Miss Juneteenth

Movie review by
Joyce Slaton, Common Sense Media
Miss Juneteenth Movie Poster Image
Courage, humility, empathy in mother-daughter drama.
  • NR
  • 2020
  • 103 minutes

Parents say

age 15+
Based on 1 review

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The parents' guide to what's in this movie.

Positive Messages

Takes time to explain meaning and significance of Juneteenth. Messages of humility and courage are visible in how marginalized people find comfort and solidarity in coming together to support each other and take well-thought-out chances to improve their lives. Characters develop deeper empathy for each other over course of story.

Positive Role Models & Representations

A pageant is a somewhat regressive way for women to triumph, flex their power, but movie understands symbolic importance that Miss Juneteenth represents to the community, even though it may not lead to any real advantage. Women are competitive with each other in some scenes, but ultimately Turquoise and Kai find supportive relationships with other female characters -- and empathy for each other. It's emphasized many times that Turquoise is beautiful, but we see that her looks haven't necessarily made her life better or easier. Turquoise and Kai have a genuine relationship that's sometimes contentious but is also affectionate, supportive. Characters are nuanced, complex.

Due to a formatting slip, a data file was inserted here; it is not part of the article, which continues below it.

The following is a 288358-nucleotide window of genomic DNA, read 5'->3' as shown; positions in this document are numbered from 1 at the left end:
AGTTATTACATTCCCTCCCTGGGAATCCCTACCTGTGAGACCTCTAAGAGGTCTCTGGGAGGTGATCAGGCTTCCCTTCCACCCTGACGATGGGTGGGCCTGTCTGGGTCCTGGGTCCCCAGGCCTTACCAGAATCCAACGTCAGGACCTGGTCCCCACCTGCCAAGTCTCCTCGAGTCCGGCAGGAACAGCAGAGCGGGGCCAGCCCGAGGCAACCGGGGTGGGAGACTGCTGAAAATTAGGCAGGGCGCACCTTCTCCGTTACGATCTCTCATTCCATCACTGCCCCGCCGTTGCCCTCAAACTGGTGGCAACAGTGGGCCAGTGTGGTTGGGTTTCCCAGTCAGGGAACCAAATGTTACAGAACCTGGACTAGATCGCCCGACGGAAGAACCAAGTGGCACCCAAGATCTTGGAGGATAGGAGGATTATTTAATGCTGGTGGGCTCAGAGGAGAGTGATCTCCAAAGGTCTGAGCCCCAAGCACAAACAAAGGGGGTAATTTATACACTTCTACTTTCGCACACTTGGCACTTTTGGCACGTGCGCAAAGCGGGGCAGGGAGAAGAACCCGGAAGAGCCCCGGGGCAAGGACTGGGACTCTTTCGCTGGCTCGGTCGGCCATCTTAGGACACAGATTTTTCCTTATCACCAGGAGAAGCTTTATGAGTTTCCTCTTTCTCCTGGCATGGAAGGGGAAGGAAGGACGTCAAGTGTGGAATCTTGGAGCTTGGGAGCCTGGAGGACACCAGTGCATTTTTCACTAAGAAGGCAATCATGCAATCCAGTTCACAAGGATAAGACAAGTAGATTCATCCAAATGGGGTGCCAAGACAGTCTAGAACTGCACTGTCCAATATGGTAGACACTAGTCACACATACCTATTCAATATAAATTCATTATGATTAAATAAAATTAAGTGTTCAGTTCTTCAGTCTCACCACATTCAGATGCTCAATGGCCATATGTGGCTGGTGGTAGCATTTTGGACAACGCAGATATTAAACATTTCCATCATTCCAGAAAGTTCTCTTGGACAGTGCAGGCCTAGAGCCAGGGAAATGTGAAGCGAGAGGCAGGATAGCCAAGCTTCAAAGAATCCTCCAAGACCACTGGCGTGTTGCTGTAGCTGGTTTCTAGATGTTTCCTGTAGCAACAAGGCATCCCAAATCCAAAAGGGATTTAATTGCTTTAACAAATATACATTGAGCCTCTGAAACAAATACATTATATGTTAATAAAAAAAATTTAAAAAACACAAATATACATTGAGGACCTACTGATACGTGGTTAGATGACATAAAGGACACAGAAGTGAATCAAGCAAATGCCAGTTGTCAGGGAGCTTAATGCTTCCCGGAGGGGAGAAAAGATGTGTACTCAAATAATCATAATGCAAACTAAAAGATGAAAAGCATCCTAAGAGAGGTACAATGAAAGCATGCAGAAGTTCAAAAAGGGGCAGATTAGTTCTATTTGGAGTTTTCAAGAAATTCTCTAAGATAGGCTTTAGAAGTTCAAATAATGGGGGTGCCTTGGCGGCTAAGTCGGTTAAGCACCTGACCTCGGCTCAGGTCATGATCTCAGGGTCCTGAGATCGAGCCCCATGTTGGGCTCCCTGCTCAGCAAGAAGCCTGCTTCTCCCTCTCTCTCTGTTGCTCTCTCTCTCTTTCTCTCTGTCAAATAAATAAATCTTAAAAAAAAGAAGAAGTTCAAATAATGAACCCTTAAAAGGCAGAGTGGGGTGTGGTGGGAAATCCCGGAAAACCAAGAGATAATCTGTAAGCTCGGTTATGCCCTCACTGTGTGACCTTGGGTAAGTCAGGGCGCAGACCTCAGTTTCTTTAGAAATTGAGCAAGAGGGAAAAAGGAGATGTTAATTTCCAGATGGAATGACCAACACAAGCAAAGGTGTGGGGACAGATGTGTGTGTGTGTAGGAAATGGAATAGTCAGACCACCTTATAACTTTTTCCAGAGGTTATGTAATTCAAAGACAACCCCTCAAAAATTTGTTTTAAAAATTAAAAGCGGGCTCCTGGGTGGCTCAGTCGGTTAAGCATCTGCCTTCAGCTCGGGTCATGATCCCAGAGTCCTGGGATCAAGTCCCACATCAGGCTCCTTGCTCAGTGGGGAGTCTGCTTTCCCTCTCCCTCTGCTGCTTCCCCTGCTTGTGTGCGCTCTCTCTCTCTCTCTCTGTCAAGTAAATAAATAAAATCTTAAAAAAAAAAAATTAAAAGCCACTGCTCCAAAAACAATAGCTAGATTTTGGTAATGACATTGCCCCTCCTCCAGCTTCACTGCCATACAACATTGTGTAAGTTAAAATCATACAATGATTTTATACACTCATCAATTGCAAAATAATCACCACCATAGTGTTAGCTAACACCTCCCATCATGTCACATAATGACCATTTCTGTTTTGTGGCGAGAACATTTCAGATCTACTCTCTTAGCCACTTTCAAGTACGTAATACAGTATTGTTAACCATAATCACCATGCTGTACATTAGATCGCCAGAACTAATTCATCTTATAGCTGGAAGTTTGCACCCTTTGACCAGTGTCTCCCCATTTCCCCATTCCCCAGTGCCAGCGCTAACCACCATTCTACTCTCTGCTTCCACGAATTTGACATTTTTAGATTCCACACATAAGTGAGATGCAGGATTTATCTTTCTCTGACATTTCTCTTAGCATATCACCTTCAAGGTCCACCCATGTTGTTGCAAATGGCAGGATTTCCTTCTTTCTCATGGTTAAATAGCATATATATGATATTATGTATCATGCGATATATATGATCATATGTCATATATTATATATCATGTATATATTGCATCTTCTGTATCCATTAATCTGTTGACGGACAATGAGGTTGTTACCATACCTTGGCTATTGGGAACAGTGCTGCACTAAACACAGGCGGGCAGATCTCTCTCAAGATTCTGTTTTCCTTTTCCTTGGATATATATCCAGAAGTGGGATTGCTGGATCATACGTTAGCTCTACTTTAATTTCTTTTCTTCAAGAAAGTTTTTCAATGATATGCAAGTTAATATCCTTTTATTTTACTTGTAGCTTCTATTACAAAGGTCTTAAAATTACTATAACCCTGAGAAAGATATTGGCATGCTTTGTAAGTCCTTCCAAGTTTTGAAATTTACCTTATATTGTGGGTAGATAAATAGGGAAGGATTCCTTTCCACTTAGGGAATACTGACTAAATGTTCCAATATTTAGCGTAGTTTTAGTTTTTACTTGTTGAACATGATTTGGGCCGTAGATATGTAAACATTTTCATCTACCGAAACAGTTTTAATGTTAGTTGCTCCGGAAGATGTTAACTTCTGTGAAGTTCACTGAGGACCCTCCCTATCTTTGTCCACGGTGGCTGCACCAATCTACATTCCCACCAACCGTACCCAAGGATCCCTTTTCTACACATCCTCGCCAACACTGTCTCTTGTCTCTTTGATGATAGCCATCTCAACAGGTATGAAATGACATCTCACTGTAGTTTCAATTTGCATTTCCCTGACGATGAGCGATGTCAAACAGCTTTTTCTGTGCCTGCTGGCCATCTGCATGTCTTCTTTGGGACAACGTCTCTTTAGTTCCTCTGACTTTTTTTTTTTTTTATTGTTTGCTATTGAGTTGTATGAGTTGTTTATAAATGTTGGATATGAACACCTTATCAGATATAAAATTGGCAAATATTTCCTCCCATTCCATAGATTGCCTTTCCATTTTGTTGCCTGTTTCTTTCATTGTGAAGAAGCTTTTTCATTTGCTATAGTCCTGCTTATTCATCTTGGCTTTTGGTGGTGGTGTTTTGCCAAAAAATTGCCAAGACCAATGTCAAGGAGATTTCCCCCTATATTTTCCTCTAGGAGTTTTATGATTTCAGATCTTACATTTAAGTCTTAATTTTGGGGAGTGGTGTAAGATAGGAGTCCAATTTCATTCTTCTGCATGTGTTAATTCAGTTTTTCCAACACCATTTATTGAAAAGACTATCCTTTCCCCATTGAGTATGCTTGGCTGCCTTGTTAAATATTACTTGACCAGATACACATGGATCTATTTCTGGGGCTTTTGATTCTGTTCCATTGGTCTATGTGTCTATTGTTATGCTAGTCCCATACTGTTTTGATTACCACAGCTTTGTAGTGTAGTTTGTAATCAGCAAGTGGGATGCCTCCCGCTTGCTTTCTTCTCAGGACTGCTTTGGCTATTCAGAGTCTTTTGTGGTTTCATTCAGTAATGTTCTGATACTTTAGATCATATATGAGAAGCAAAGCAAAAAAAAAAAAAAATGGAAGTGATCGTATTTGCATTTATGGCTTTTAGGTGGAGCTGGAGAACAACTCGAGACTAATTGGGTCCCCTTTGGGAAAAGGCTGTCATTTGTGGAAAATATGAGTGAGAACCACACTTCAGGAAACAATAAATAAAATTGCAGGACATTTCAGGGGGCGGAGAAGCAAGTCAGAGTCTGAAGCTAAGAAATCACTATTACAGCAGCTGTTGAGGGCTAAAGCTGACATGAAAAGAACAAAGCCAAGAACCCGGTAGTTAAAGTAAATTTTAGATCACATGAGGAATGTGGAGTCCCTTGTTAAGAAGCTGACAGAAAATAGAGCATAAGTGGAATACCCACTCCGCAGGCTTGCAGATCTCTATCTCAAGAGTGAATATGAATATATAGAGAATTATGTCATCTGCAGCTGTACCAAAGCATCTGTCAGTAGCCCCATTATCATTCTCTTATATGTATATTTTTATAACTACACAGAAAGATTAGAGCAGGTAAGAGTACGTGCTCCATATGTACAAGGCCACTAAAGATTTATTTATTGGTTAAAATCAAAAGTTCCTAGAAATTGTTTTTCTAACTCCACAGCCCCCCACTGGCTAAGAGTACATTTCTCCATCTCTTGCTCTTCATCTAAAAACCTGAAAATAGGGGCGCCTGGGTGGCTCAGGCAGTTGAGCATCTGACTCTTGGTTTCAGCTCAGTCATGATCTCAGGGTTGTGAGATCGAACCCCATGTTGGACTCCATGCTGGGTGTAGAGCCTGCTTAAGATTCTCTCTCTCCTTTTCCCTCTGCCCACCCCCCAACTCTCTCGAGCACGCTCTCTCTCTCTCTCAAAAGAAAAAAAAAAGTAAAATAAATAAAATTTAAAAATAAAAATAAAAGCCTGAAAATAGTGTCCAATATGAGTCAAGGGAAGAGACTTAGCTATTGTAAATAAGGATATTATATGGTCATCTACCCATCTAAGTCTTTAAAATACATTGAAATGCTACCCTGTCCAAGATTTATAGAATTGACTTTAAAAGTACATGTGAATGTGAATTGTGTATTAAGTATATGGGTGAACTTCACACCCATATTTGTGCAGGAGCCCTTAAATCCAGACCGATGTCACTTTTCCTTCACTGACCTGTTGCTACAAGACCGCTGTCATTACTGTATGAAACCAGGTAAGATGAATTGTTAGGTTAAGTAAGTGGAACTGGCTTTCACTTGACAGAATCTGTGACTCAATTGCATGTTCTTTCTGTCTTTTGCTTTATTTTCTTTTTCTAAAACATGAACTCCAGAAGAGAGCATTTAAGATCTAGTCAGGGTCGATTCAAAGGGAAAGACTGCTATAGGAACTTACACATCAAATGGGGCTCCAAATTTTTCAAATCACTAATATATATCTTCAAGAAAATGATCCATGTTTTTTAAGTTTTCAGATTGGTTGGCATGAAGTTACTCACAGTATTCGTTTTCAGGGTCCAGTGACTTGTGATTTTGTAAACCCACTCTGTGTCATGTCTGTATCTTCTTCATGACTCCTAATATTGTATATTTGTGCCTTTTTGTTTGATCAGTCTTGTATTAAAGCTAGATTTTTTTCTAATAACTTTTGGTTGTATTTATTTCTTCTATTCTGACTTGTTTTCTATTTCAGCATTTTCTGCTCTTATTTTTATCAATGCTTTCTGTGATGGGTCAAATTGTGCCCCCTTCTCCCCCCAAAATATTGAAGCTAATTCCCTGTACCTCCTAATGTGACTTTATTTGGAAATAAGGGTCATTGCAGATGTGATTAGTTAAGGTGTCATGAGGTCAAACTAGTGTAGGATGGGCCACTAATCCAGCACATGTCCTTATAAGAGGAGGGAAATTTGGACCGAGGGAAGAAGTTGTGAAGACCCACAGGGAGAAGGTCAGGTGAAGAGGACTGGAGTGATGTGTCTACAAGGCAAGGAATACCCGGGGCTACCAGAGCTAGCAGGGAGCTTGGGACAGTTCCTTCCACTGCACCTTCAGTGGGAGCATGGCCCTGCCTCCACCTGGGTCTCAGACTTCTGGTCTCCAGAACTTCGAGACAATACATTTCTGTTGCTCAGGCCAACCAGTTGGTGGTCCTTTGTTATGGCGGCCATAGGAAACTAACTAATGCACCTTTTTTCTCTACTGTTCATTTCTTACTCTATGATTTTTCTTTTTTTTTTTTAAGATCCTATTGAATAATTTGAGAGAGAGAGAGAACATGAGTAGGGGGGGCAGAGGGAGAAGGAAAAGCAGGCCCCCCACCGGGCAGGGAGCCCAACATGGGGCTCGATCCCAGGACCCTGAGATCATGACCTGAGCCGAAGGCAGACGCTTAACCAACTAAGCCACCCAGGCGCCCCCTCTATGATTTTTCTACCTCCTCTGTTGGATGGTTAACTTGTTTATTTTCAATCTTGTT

Violence

Several scenes show dead bodies in funeral homes; the people look to be asleep and are somewhat concealed by sheets and by a casket. A parent violently slaps her adult child at an emotional moment; two men almost get in an altercation over a woman (but don't). Arguments.

Sex

Characters kiss and caress body parts like necks and shoulders; camera cuts away and then shows them in bed in their underwear in the morning. One character says about a girls' dance team that it looks like they're "dancing for dollars." 

Language

Language includes "f--k," "motherf--king," "s--t," "hell," "damn," and the "N" word (said affectionately by a Black character).

Consumerism
Drinking, Drugs & Smoking

Turquoise manages a bar; many adults are shown drinking liquor and beer, sometimes acting sloppy or silly. Turquoise and other characters smoke cigarettes. 

What parents need to know

Parents need to know that Miss Juneteenth is a drama about a former beauty queen named Turquoise (Nicole Beharie) who hopes that by enrolling her daughter (Alexis Chikaeze) in a local pageant, she can ensure her an easier life. Though pageants are a somewhat old-fashioned way for young women to seek approval and attention, Miss Juneteenth understands and celebrates both the symbolic importance of the Juneteenth holiday and the hopes and dreams of pageant participants. Turquoise's looks are mentioned frequently, but it's made clear that her most valuable asset is actually her genuine, supportive relationship with her daughter. Several characters smoke cigarettes, and Turquoise manages a bar; many adult characters drink to the point of sloppiness. In one scene, characters kiss passionately in bed before the camera cuts away, next showing them in the morning as they lie in bed in their underwear. A character works in a funeral home; two dead bodies are shown, looking as if asleep. A parent violently slaps an adult child; two men almost get in a fistfight over a woman. Language includes "f--k," "motherf--king," "s--t," "hell," "damn," and the "N" word (said affectionately by a Black character). The meaning of Juneteenth is explained, and viewers will get a greater understanding of the holiday's history and significance. Characters demonstrate courage, humility, and empathy.